Meet the Distiller Bringing Kentucky Bourbon to Camden, NJairport_transferbarbathtubbusiness_facilitieschild_activitieschildcareconnecting_roomcribsfree_wifigymhot_tubinternetkitchennon_smokingpetpoolresturantski_in_outski_shuttleski_storagesmoking_areaspastar

Meet the Distiller Bringing Kentucky Bourbon to Camden, NJ

Meet the Distiller Bringing Kentucky Bourbon to Camden, NJ
© Cooper River Distillers
When James Yoakum first had his big idea, more than a handful of people thought he was crazy. Downtown Camden, after all, seemed an unlikely place to build a whiskey distillery. But Yoakum knew the city was ready for a new idea, and his risk paid off. Yoakum started Cooper River Distillers, the first legal distillery in Camden (and the second in the state) since Prohibition.

Yoakum, a Kentucky native, didn’t know much about bourbon, ironically, until after he moved to Philadelphia. “Everyone assumed I knew all about bourbon,” he says. “So at some part I started trying to learn about [it], started really enjoying the drink and its history. Then I started getting more interested in spirits in general—the history, the people, the laws—and I realized I wanted a job where I made something with my hands. It all came together from there.”

Yoakum looked for a location in Camden for two main reasons. First, NJ’s laws are friendlier to distillers than the laws in Pennsylvania, where he was living at the time. Second, he knew that everyone in South Jersey has ties to Camden. “Most other towns are cookie-cutter suburbs,” he says. “Camden is not. ‘Made in Camden’ carries some weight because everyone in the area has some kind of Camden connection.”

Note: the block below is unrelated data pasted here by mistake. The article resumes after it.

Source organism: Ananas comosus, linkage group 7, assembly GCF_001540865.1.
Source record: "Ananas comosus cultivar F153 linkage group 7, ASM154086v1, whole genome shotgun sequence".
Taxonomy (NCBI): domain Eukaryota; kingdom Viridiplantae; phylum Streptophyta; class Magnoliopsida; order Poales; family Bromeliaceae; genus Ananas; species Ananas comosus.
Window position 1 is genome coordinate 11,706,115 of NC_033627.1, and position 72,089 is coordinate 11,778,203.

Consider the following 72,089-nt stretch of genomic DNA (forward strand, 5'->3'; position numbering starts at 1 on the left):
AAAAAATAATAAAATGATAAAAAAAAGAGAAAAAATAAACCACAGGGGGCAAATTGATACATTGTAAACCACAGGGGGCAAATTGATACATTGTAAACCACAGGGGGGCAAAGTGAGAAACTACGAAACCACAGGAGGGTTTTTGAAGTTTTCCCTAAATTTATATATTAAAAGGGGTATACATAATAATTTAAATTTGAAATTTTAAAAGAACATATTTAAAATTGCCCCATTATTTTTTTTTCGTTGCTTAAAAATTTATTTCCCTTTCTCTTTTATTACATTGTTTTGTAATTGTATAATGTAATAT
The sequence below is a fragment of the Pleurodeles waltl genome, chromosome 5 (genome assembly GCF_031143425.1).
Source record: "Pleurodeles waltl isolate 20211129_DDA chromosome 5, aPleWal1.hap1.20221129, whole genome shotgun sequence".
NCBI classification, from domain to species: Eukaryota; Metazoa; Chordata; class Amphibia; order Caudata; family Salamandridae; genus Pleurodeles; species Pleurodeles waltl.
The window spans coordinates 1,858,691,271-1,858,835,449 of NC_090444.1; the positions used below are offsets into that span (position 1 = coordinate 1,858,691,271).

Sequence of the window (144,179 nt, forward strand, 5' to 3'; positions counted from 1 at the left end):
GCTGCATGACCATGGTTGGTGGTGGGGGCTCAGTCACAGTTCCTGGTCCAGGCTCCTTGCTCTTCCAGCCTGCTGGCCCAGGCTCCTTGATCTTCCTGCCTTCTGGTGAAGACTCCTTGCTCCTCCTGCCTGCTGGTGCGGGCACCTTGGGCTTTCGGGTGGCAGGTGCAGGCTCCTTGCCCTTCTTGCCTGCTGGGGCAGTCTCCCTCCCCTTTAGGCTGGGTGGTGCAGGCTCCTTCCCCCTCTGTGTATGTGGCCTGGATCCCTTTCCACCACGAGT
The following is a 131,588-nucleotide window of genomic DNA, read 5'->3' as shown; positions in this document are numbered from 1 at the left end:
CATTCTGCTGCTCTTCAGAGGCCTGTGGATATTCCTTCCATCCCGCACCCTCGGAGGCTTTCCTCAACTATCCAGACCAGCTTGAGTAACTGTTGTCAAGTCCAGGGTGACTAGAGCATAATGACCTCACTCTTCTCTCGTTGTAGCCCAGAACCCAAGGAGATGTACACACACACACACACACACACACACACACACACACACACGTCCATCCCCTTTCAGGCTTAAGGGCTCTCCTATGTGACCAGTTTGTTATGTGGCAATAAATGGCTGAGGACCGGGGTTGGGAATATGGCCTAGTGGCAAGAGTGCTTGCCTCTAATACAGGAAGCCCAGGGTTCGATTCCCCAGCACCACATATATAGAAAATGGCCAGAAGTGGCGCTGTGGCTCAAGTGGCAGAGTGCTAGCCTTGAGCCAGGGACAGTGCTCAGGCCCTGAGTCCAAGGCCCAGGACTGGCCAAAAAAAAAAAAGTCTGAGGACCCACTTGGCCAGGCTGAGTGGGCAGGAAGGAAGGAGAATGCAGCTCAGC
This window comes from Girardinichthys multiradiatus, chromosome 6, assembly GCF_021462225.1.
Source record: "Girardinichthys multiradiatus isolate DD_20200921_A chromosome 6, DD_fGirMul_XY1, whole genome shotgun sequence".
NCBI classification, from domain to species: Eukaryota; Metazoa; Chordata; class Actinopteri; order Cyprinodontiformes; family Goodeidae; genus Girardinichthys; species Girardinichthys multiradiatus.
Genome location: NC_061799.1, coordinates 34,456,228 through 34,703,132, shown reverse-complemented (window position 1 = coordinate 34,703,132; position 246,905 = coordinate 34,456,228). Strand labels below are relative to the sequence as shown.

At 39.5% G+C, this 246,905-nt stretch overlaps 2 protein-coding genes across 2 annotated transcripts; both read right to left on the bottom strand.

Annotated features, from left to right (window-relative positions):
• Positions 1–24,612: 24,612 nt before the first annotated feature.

Cooper River Distillers does things the old-fashioned way, with a copper alembic pot still made in Spain, direct flame heat, and locally sourced molasses, corn, rye, and barley. They started with rum—one of the quickest spirits to make from still to bottle—and named it “Petty’s Island Rum,” after an island in the Delaware with a reputation as a one-time layover location for passing pirates.

“As we ‘grew up’ and more of our aged products [such as aged rum and bourbon] matured and came out in bottles, the community of local drinkers and bars and liquor stores have embraced the idea of local spirits,” Yoakum says. “We’ve made it easy by making really delicious products.”

The most popular of those products, when it’s available, is the bourbon. Yoakum’s favorite is the Rye Oak Reserve Rum, aged in rye whiskey barrels.

“It’s totally different from anything else out there,” Yoakum says. “Good and unique are hard to get right together, but it’s always what we’re shooting for.”